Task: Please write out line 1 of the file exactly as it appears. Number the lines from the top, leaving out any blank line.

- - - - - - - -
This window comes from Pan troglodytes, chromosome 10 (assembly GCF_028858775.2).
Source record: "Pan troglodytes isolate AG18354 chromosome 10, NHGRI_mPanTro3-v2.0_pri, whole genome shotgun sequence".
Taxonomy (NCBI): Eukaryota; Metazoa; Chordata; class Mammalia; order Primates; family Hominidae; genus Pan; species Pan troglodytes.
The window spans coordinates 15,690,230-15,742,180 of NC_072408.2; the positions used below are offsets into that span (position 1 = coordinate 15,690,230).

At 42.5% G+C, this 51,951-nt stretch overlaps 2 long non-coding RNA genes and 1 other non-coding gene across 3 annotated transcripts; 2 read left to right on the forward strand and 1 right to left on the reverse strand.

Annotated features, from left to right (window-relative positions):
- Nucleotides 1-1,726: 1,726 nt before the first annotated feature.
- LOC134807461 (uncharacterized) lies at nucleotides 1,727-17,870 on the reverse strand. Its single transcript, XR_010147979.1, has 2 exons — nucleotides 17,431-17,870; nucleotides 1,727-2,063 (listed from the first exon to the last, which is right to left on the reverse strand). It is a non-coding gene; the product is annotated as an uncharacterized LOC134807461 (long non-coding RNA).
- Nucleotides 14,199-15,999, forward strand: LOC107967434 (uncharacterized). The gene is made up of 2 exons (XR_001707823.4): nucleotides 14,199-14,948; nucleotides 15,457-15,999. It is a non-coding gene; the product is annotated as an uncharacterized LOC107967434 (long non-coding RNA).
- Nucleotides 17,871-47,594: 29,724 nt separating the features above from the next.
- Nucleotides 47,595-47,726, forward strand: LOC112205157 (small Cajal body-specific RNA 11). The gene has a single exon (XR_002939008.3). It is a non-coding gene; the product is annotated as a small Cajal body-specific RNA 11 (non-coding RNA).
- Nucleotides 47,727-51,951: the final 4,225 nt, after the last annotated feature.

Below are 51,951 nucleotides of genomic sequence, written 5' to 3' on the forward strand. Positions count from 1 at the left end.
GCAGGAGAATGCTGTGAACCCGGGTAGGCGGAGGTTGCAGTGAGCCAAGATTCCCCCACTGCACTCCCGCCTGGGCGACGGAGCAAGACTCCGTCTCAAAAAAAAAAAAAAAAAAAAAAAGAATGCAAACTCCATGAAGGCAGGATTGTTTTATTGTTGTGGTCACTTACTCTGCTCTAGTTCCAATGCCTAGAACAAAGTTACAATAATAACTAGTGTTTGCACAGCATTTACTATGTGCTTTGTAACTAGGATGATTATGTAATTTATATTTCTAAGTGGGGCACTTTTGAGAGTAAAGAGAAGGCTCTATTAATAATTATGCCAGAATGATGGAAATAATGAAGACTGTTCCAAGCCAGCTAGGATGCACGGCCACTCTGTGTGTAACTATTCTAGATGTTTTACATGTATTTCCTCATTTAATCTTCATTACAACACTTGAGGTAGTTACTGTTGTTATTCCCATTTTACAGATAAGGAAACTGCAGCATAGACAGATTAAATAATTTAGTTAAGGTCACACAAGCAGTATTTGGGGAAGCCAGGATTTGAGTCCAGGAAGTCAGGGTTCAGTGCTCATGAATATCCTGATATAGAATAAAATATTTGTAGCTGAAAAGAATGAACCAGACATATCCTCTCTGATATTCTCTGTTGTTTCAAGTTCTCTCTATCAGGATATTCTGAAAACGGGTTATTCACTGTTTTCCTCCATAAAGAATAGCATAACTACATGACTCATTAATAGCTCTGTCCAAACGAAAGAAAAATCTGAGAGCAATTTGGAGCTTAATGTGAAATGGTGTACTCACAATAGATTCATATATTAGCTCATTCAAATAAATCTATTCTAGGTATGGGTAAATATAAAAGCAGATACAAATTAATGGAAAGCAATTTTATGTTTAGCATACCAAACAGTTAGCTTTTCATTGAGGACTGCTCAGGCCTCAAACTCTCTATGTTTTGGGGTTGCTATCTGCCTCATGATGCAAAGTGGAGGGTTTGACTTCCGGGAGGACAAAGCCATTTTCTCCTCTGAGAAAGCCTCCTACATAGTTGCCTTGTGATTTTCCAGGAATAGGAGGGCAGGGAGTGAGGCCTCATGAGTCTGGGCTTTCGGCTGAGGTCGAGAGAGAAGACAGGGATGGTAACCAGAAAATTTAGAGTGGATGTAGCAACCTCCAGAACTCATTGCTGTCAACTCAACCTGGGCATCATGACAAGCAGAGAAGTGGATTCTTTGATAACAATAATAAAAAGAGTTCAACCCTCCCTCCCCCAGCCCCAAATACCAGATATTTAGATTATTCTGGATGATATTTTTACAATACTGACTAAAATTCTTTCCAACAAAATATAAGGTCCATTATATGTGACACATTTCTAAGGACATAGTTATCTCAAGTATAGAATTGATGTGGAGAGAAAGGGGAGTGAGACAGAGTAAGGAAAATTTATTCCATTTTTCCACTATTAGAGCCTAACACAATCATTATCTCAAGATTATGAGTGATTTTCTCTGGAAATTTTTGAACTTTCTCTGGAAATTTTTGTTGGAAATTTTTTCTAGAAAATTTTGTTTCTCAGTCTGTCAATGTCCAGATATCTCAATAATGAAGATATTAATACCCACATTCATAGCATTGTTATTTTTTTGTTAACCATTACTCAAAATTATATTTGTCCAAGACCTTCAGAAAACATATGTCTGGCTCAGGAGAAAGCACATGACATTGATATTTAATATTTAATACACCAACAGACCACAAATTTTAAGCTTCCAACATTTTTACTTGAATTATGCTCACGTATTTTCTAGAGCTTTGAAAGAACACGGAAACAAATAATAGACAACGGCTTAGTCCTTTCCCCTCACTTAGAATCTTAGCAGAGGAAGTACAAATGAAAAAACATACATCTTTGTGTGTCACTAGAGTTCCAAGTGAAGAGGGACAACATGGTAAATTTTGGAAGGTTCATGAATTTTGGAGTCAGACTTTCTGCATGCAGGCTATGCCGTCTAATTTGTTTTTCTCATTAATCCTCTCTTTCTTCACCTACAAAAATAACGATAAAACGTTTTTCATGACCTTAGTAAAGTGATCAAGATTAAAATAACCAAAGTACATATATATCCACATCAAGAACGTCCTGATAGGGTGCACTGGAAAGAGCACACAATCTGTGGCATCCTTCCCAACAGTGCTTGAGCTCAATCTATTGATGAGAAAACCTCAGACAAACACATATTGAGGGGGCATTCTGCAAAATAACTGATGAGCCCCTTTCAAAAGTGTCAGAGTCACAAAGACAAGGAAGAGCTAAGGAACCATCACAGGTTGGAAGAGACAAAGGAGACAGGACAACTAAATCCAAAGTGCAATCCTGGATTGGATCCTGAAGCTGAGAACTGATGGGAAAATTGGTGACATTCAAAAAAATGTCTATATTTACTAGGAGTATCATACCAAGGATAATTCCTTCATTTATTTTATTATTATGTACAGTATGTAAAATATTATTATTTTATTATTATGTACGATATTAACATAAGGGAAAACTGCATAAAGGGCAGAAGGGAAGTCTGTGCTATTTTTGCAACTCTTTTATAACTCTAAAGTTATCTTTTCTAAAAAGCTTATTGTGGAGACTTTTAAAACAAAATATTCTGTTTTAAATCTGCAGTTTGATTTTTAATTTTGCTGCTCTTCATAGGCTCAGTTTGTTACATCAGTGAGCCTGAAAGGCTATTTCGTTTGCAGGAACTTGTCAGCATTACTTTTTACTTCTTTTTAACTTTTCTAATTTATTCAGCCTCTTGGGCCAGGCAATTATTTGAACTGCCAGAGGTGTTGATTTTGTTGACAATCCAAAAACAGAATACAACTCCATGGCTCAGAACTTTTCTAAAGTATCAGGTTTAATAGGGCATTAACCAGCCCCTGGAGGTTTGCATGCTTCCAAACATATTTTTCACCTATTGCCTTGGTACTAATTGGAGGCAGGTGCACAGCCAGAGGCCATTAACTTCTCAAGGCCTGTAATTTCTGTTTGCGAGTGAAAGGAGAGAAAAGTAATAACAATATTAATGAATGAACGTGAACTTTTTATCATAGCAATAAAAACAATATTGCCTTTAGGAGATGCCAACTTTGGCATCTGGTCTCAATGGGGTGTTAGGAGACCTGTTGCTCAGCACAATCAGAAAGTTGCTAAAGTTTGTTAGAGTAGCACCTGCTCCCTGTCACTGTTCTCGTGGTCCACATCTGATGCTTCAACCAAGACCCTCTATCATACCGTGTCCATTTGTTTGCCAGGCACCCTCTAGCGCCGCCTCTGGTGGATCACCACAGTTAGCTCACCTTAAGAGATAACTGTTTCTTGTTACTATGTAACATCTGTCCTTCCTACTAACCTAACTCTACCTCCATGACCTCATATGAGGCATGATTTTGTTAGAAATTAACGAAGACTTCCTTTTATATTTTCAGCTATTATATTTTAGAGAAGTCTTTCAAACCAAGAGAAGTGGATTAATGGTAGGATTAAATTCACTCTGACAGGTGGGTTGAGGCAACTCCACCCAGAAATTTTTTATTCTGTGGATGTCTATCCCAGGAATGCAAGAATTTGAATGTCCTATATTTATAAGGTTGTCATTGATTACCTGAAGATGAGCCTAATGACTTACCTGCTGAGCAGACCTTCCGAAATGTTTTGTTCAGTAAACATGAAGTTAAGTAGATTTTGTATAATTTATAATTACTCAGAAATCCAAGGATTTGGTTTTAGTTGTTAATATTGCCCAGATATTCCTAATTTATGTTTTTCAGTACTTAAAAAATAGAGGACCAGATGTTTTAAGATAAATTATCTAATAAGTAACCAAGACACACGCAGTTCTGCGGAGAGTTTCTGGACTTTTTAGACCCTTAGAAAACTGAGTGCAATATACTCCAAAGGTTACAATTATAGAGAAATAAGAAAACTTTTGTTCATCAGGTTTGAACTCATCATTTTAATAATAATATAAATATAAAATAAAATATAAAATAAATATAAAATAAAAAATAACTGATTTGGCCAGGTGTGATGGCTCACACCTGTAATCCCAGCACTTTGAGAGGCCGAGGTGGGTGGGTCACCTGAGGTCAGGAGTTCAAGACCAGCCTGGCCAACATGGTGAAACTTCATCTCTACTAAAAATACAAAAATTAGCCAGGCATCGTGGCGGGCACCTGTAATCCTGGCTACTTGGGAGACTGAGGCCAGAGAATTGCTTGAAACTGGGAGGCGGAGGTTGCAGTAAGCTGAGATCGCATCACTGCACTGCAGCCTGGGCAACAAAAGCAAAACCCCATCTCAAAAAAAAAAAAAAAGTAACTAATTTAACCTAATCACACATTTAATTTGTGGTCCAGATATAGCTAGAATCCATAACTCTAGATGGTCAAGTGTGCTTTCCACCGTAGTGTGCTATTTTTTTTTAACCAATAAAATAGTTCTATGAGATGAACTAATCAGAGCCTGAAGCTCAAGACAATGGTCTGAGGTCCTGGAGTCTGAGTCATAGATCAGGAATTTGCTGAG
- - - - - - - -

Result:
This window comes from Pan troglodytes, chromosome 10 (assembly GCF_028858775.2).